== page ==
Night comes and sleep, too, and when I wake there is a brown rabbit curled near my damp cheek. It watches me with wide black eyes, but does not flee, its side rising with unpanicked breaths. I am only a creature in the grass much as it is; its nose moves and it breathes me in, the smells of sweat and wet and half-warm sleep. Its ears are wet with dew and above the green canopy that covers us, morning stretches its bright fingers. I do not move until the rabbit goes, tunneling without hurry into the grass as if it knows where it is headed, without fearing me as a threat.
I bundle grass into my pack, exchanging it for a meal of dried meat and berries as I set off across the plain. Wet ground means no fire, which means no fresh meat, but there were times before I had no food at all, and the berries are sweet. The bunkers meant reliable food, a place to sleep already shaped by your body from countless nights before, a path known to all because it was all that existed. And when all has gone?
I walk on.
The green plain is not eternal, not like the sky above, for in the near distance there rises something I have not seen in eighty-four days: a shed. This shed is a division, a sharp point between the plain and all that sprawls beyond—and here, beyond, I can see it is not hills or mountains, but ragged trees at long last, clawing at the boundless and darkening sky.
The shed is so worn that its shadowed silhouette slants toward the setting sun. The prior shed led to a bunker and I have no cause to expect this space will be any different. Will this bunker hold bodies? Will this bunker hold food?
When the figure emerges from the shadows, I stare in fear that I have conjured this person yet again. A man, not tall but looking accustomed to work, to walking. Strong, solid.
Cipta told me: the stupid ones will try to take you by force because they know of no other way to hurt you. They believe your cunt is the center of your world, because their cock is the center of theirs. The smart ones are the ones you have to watch, because they know the myriad ways you can be hurt, the ways that extend from your center, the way pieces of your mind can be taken, abused, erased. These are the ones you have to watch for, Cipta said.
Is he stupid or is he smart? His hands are laden with wet clothing and he wrings water from each piece before draping them over the shed doors. He has a stranglehold on a shirt when he looks up, when he sees me. His chin comes up, shirt forgotten in his hands, as I stare in return. His eyes narrow and his lips part and his face brightens from the flood of lights in the sky.
Lights in the sky.
There is a startling uprush of air and birds scatter upward from the grasses, shrieking as the lights descend upon the shed. Toward the man. I lurch into motion, desperate to reach him, but my boots slip against the damp grass, and I cannot run fast enough. The lights are the way I imagine sunlight on wide seas: bright and clear and flooding the plain. When I break through their boundary, I expect to be burned, to dissolve, to fly into the air in a thousand pieces and forget everything I have known, but I am only blinded by the brilliance. I push toward the shed even as I cannot see it, and when I can see it, the lights have gone, the man has gone, and I am once again alone.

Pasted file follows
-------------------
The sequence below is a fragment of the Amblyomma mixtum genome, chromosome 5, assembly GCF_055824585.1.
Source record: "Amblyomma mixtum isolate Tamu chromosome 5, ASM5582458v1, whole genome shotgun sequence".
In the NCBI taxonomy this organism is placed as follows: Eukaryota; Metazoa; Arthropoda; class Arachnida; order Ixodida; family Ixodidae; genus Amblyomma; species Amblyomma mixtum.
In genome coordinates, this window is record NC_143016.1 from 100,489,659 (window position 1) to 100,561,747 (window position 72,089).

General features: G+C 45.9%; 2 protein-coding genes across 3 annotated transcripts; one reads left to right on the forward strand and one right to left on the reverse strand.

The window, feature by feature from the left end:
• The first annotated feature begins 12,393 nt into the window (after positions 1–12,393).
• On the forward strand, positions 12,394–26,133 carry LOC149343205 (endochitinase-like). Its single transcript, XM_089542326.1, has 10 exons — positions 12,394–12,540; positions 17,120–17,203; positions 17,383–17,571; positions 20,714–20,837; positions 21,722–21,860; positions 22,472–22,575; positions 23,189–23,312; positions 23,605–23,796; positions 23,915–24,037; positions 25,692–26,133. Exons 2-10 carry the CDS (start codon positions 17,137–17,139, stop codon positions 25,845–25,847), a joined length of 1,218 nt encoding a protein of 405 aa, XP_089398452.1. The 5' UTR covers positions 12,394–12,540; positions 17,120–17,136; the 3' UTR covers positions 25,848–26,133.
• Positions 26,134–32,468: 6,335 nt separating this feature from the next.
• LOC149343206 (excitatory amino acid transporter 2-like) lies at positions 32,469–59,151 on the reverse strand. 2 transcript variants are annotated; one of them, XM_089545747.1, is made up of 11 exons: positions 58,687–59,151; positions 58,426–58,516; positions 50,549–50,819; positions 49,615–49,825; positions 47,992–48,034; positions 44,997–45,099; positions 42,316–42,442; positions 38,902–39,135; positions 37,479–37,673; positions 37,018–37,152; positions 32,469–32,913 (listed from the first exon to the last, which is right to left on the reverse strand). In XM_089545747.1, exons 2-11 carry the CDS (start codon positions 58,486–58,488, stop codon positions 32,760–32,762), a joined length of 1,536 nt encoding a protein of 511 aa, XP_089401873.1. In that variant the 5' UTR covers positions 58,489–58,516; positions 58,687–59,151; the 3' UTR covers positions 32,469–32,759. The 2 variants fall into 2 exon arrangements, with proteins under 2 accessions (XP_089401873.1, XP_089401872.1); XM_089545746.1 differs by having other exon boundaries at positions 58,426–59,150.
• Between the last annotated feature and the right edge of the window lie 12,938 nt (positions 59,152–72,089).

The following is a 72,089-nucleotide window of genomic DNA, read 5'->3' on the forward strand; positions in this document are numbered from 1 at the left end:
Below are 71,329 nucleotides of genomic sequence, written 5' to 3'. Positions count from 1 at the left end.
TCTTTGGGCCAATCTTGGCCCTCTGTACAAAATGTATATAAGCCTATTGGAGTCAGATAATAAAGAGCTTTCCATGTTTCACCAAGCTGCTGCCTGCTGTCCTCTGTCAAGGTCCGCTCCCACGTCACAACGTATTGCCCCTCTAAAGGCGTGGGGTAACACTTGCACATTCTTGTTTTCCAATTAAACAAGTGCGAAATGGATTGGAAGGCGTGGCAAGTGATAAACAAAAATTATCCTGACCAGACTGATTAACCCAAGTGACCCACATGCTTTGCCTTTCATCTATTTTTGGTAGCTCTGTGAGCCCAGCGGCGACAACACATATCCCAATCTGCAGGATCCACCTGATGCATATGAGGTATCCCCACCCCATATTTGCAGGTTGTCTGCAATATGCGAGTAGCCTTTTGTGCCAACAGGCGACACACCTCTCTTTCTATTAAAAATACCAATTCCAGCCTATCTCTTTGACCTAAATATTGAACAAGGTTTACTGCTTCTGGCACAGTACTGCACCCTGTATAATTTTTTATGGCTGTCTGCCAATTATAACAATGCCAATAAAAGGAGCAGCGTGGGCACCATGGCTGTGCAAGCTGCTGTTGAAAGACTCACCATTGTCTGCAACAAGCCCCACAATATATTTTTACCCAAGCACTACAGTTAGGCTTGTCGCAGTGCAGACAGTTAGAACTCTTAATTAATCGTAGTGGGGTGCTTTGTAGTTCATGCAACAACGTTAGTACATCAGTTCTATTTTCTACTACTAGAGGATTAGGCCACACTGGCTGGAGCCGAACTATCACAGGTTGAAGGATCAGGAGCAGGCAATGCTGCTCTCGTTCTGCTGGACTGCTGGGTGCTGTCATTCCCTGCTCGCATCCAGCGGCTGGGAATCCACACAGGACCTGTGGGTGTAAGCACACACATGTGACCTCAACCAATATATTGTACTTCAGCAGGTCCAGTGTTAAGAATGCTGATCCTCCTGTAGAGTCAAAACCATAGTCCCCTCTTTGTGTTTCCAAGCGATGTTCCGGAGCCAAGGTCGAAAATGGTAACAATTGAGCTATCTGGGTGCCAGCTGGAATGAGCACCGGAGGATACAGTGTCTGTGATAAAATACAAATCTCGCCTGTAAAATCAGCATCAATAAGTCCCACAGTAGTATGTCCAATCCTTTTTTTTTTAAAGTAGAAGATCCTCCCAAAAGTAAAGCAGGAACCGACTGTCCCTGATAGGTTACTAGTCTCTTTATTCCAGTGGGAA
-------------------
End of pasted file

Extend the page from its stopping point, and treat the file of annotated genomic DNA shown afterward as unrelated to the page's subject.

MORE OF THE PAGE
My throat is raw as if screamed that way and his laundry hangs cold in the rising dark.
Why was he taken?
Why not me?
Will they bring him back?
Will they come for me?
Who? I still don’t know who I mean.
Of all the questions that consume me, none is so painful or insistent as the desperate longing that rises beneath the surface of my skin; the longing to go and no longer wander these plains, these mountains, this looming swamp. If the lights would dissolve me, if they would take me apart and erase me as they have every other person here, I would have done.
I linger at the shed: ten days, fifteen, twenty-eight. I bleed, I sleep, I do not touch his clothing. It dries and stiffens where he left it after countless rains that keep me inside the bunker’s shelter. And this bunker beneath the shed is like any other; lines of beds that hold the impression of bodies long gone; dusty, empty cells, and rooms that once held food. He had begun a smaller pantry: nuts, water, dried meat, and labeled packets of seeds. And now he is gone.
I wait for the lights to return and they do not. I walk out in dusk and back in dusk, approaching the shed as I did that day and they still do not return. I think to make a life here, to settle and stay, but the sky beckons the way the land does. I cannot stay, because when people stay, they are killed. They evaporate in light and wind.
The lights do not return and when the weather clears, the ground at last dry from a lack of rain, I leave the bunker behind, because I cannot stay even if I cannot be taken by the lights. I walk to the towering trees that line the horizon as far as I can see and my yearning to go—into the sky, into the lights—stretches taut inside me.
Even beneath the frame of trees there is no escaping the sky. It observes me through every gap of bare branches, pressing me toward ground still wet with rain. The ground runs with small rivers that collide and form pools, pools to reflect the sky and brighten the gloom of the world under the canopy. I break the pools with my boots, shattering sky so it cannot see me, running through slick mud heedless of destination. I am only going because I cannot be taken.
Why have they not taken me?
Why was I ever brought?
Was I brought?
I can remember no place beyond this one. Cipta spoke of other lives, of men and women she loved, of paved streets and vehicles that moved through the world on metal tracks, but I have seen no such thing here. The ground is spoiled only by root and rain, and the only thing built are bunkers, bunkers to hold bodies that have all vanished. All but for me.